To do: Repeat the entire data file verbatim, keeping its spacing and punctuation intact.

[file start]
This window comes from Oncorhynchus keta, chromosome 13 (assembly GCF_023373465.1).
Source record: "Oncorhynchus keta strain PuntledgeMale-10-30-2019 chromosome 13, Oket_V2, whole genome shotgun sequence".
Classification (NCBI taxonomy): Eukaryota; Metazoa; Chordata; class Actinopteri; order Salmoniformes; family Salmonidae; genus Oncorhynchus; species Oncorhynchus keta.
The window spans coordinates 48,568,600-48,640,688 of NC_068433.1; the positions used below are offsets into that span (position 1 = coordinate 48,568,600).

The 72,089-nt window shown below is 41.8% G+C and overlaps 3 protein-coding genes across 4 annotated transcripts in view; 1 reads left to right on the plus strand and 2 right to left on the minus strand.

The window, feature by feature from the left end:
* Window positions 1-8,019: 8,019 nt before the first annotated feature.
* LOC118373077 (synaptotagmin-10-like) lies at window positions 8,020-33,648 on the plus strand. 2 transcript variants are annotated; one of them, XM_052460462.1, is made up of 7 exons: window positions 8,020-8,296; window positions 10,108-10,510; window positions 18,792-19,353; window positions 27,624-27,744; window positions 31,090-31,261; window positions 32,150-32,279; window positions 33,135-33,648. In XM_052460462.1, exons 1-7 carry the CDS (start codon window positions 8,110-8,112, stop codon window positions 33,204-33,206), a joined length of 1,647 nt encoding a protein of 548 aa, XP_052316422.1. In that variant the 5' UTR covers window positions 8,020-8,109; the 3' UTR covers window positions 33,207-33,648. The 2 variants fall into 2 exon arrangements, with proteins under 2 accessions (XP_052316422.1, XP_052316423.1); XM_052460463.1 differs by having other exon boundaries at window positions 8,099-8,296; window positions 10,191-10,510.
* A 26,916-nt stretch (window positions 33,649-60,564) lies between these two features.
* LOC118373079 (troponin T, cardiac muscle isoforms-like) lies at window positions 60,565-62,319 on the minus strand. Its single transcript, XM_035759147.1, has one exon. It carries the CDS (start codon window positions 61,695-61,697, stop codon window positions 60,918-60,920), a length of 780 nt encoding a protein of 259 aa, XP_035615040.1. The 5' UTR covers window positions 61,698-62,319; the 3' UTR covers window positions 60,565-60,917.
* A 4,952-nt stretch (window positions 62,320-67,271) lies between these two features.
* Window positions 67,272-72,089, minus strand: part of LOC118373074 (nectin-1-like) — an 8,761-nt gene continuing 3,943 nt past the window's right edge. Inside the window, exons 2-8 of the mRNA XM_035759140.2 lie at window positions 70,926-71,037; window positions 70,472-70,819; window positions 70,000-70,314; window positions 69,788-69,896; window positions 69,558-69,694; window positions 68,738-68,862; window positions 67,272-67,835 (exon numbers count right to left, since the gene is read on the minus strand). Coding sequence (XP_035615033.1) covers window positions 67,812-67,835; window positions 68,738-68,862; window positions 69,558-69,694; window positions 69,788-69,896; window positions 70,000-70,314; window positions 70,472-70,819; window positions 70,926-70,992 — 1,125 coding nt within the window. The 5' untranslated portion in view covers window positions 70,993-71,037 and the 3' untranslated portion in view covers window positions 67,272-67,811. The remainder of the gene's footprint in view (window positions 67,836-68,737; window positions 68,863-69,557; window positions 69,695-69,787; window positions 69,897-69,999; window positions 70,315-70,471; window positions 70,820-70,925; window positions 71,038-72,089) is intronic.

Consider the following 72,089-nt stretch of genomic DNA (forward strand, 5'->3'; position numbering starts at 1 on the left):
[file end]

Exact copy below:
This window comes from Oncorhynchus keta, chromosome 13 (assembly GCF_023373465.1).
Source record: "Oncorhynchus keta strain PuntledgeMale-10-30-2019 chromosome 13, Oket_V2, whole genome shotgun sequence".
Classification (NCBI taxonomy): Eukaryota; Metazoa; Chordata; class Actinopteri; order Salmoniformes; family Salmonidae; genus Oncorhynchus; species Oncorhynchus keta.
The window spans coordinates 48,568,600-48,640,688 of NC_068433.1; the positions used below are offsets into that span (position 1 = coordinate 48,568,600).

The 72,089-nt window shown below is 41.8% G+C and overlaps 3 protein-coding genes across 4 annotated transcripts in view; 1 reads left to right on the plus strand and 2 right to left on the minus strand.

The window, feature by feature from the left end:
* Window positions 1-8,019: 8,019 nt before the first annotated feature.
* LOC118373077 (synaptotagmin-10-like) lies at window positions 8,020-33,648 on the plus strand. 2 transcript variants are annotated; one of them, XM_052460462.1, is made up of 7 exons: window positions 8,020-8,296; window positions 10,108-10,510; window positions 18,792-19,353; window positions 27,624-27,744; window positions 31,090-31,261; window positions 32,150-32,279; window positions 33,135-33,648. In XM_052460462.1, exons 1-7 carry the CDS (start codon window positions 8,110-8,112, stop codon window positions 33,204-33,206), a joined length of 1,647 nt encoding a protein of 548 aa, XP_052316422.1. In that variant the 5' UTR covers window positions 8,020-8,109; the 3' UTR covers window positions 33,207-33,648. The 2 variants fall into 2 exon arrangements, with proteins under 2 accessions (XP_052316422.1, XP_052316423.1); XM_052460463.1 differs by having other exon boundaries at window positions 8,099-8,296; window positions 10,191-10,510.
* A 26,916-nt stretch (window positions 33,649-60,564) lies between these two features.
* LOC118373079 (troponin T, cardiac muscle isoforms-like) lies at window positions 60,565-62,319 on the minus strand. Its single transcript, XM_035759147.1, has one exon. It carries the CDS (start codon window positions 61,695-61,697, stop codon window positions 60,918-60,920), a length of 780 nt encoding a protein of 259 aa, XP_035615040.1. The 5' UTR covers window positions 61,698-62,319; the 3' UTR covers window positions 60,565-60,917.
* A 4,952-nt stretch (window positions 62,320-67,271) lies between these two features.
* Window positions 67,272-72,089, minus strand: part of LOC118373074 (nectin-1-like) — an 8,761-nt gene continuing 3,943 nt past the window's right edge. Inside the window, exons 2-8 of the mRNA XM_035759140.2 lie at window positions 70,926-71,037; window positions 70,472-70,819; window positions 70,000-70,314; window positions 69,788-69,896; window positions 69,558-69,694; window positions 68,738-68,862; window positions 67,272-67,835 (exon numbers count right to left, since the gene is read on the minus strand). Coding sequence (XP_035615033.1) covers window positions 67,812-67,835; window positions 68,738-68,862; window positions 69,558-69,694; window positions 69,788-69,896; window positions 70,000-70,314; window positions 70,472-70,819; window positions 70,926-70,992 — 1,125 coding nt within the window. The 5' untranslated portion in view covers window positions 70,993-71,037 and the 3' untranslated portion in view covers window positions 67,272-67,811. The remainder of the gene's footprint in view (window positions 67,836-68,737; window positions 68,863-69,557; window positions 69,695-69,787; window positions 69,897-69,999; window positions 70,315-70,471; window positions 70,820-70,925; window positions 71,038-72,089) is intronic.

Consider the following 72,089-nt stretch of genomic DNA (forward strand, 5'->3'; position numbering starts at 1 on the left):